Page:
The number of fall food sources found near the bucks' summer range and the availability of resting cover will also affect how far back a buck will disperse. In addition, Woods recommends establishing sanctuaries (thick areas humans never enter) to help reduce the distance a buck disperses.

Woods explained that dominance is another reason some bucks disperse. Bucks form bachelor groups during the summer, but when their testosterone levels increase enough to initiate velvet shedding in early September, they no longer tolerate each other. As a result, if the summer boys' club is made up primarily of mature bucks, you can bet that very few of them will still be around come November. They have to spread out or there will be a turf war. However, if the bachelor group you are watching is made up mainly of subdominant middle-aged bucks (typically 2-year-old deer), it is much more likely that many will still be there during the rut.

The challenge, then, is to find a way to determine which of the summer bucks are also fall bucks, or at least to determine if at least one mature buck stayed in the area. The only way to do that is to find him, or his sign, after the period of dispersal is over. [pagebreak]

Scout a Split Range
Here's a story of how someone found a buck that had wanderlust. Travis is a young man who lives near one of my hunting areas. He goes out looking for bucks all year long. He even goes out after sunset wearing night-vision goggles to get a jagged, pixilated view of what everyone else misses. Last summer he spotted a particularly big 10-pointer feeding in a soybean field. By hunting season, Travis was seeing the same deer three miles from the field. Then, in late February, he found one side of the buck's shed antlers two miles farther from the summer range.

It is unlikely that the buck roamed much during the summer and winter (deer hold tight patterns at these times), so the buck's summer and winter ranges were likely five miles apart.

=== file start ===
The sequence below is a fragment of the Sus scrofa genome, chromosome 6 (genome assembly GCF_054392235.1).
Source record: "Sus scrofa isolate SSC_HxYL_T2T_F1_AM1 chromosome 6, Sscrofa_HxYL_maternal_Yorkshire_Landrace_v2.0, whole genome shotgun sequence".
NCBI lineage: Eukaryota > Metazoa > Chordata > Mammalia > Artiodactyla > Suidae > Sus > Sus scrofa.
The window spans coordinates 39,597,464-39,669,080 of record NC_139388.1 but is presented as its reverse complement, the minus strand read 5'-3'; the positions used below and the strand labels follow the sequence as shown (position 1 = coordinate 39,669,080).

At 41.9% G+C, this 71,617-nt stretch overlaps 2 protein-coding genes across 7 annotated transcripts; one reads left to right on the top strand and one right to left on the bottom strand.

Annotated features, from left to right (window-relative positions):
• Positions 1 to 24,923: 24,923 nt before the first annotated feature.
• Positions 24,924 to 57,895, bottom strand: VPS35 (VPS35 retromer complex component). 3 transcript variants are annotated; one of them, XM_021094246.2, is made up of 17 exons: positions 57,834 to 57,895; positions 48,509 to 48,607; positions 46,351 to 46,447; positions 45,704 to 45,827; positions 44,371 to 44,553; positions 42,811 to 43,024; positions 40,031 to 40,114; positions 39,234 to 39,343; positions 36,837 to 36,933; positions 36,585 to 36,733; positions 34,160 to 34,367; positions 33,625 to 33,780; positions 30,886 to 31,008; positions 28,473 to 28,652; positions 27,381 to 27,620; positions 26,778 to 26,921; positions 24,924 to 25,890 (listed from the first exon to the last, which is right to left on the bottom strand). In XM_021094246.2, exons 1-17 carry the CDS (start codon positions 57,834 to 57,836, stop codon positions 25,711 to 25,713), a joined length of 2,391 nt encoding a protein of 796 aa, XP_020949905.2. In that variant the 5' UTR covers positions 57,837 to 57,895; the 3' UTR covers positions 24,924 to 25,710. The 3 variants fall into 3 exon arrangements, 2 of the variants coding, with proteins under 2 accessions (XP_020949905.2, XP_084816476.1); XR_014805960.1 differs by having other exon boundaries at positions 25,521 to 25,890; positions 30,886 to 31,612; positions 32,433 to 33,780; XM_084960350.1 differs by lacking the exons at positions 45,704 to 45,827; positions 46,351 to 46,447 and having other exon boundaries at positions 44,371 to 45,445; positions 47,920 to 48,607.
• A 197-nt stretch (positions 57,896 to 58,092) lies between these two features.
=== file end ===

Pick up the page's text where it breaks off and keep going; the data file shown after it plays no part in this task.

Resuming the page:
Woods says this is much more common than most people believe. "A split range is more the rule than the exception," he says. "This is why you need to hunt with real-time information. For example, if you are going to hunt a certain buck in October, don't hunt where you saw him in August. Instead, hunt where you saw him last October, or wait until after velvet shedding and go looking for him again."

Unless you have a long history with a particular buck, you can't really say where he will be after he disperses until you actually find him again. The most valuable sightings occur after velvet shedding in early September in most areas. If you spot a dandy buck in your hunting area after that time, the chances are very good that he will be there for the entire fall. But if all you know is his summer range, that's the place to start looking for fall patterns as you move into the nearby timber.

Start at the Fields
Lest you start to feel that summer scouting is a colossal waste of time, let me tell you about two bucks that my friends took during the 2000 season.

Throughout the month of July, Larry Zach watched a huge non-typical split its feeding time between a soybean field and an alfalfa field about 400 yards apart. Then the buck disappeared. Had Larry not seen the buck in the area the previous fall, he might have decided that it had changed ranges. Instead, he gave up waiting for the buck to revisit the food sources and moved into the timber. He shot the buck over a scrape during the last few days of October on a ridge right between those two feeding areas. The buck scored 237 inches.

Another friend of mine, Jim Hill, watched a buck on a soybean field in August. He then spotted the buck very near the same field in early October, so he knew it was the buck's fall range. Jim passed up some dandy bucks as he waited for Kong to show. Finally, in the middle of November, he saw the buck with a doe along the edge of the field. Jim crawled in close. He hid in a ditch until the buck stepped out and offered a shot. That 10-pointer had a gross score of 184 inches.